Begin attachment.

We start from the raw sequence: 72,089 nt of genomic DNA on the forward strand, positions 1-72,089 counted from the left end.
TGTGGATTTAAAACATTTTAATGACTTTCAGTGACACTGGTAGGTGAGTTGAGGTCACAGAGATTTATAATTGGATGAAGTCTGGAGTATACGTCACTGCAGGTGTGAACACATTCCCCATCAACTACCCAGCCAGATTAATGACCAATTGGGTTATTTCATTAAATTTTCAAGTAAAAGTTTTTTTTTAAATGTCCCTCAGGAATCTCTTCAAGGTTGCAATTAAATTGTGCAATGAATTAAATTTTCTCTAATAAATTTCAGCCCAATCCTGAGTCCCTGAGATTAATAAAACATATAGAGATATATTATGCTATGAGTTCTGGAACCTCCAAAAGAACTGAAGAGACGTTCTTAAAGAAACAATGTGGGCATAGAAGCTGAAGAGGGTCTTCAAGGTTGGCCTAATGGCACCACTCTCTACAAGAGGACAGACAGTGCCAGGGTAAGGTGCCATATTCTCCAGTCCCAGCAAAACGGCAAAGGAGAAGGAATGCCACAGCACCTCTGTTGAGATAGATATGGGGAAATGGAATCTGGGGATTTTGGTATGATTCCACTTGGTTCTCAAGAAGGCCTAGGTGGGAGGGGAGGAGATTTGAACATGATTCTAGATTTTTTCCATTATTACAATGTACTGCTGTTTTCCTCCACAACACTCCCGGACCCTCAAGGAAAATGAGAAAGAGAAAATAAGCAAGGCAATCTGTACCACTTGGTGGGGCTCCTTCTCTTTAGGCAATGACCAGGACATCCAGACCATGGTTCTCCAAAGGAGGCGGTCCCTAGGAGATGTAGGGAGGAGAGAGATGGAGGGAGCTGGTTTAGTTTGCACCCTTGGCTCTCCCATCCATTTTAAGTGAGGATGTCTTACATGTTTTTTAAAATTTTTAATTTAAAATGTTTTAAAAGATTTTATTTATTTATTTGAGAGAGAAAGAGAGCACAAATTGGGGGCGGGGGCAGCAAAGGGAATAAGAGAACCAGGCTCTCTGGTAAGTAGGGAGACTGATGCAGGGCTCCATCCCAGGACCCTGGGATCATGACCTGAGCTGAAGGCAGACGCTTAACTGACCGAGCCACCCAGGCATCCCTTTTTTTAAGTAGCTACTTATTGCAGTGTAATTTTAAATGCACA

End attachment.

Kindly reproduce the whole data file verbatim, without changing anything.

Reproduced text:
We start from the raw sequence: 72,089 nt of genomic DNA on the forward strand, positions 1-72,089 counted from the left end.
TGTGGATTTAAAACATTTTAATGACTTTCAGTGACACTGGTAGGTGAGTTGAGGTCACAGAGATTTATAATTGGATGAAGTCTGGAGTATACGTCACTGCAGGTGTGAACACATTCCCCATCAACTACCCAGCCAGATTAATGACCAATTGGGTTATTTCATTAAATTTTCAAGTAAAAGTTTTTTTTTAAATGTCCCTCAGGAATCTCTTCAAGGTTGCAATTAAATTGTGCAATGAATTAAATTTTCTCTAATAAATTTCAGCCCAATCCTGAGTCCCTGAGATTAATAAAACATATAGAGATATATTATGCTATGAGTTCTGGAACCTCCAAAAGAACTGAAGAGACGTTCTTAAAGAAACAATGTGGGCATAGAAGCTGAAGAGGGTCTTCAAGGTTGGCCTAATGGCACCACTCTCTACAAGAGGACAGACAGTGCCAGGGTAAGGTGCCATATTCTCCAGTCCCAGCAAAACGGCAAAGGAGAAGGAATGCCACAGCACCTCTGTTGAGATAGATATGGGGAAATGGAATCTGGGGATTTTGGTATGATTCCACTTGGTTCTCAAGAAGGCCTAGGTGGGAGGGGAGGAGATTTGAACATGATTCTAGATTTTTTCCATTATTACAATGTACTGCTGTTTTCCTCCACAACACTCCCGGACCCTCAAGGAAAATGAGAAAGAGAAAATAAGCAAGGCAATCTGTACCACTTGGTGGGGCTCCTTCTCTTTAGGCAATGACCAGGACATCCAGACCATGGTTCTCCAAAGGAGGCGGTCCCTAGGAGATGTAGGGAGGAGAGAGATGGAGGGAGCTGGTTTAGTTTGCACCCTTGGCTCTCCCATCCATTTTAAGTGAGGATGTCTTACATGTTTTTTAAAATTTTTAATTTAAAATGTTTTAAAAGATTTTATTTATTTATTTGAGAGAGAAAGAGAGCACAAATTGGGGGCGGGGGCAGCAAAGGGAATAAGAGAACCAGGCTCTCTGGTAAGTAGGGAGACTGATGCAGGGCTCCATCCCAGGACCCTGGGATCATGACCTGAGCTGAAGGCAGACGCTTAACTGACCGAGCCACCCAGGCATCCCTTTTTTTAAGTAGCTACTTATTGCAGTGTAATTTTAAATGCACA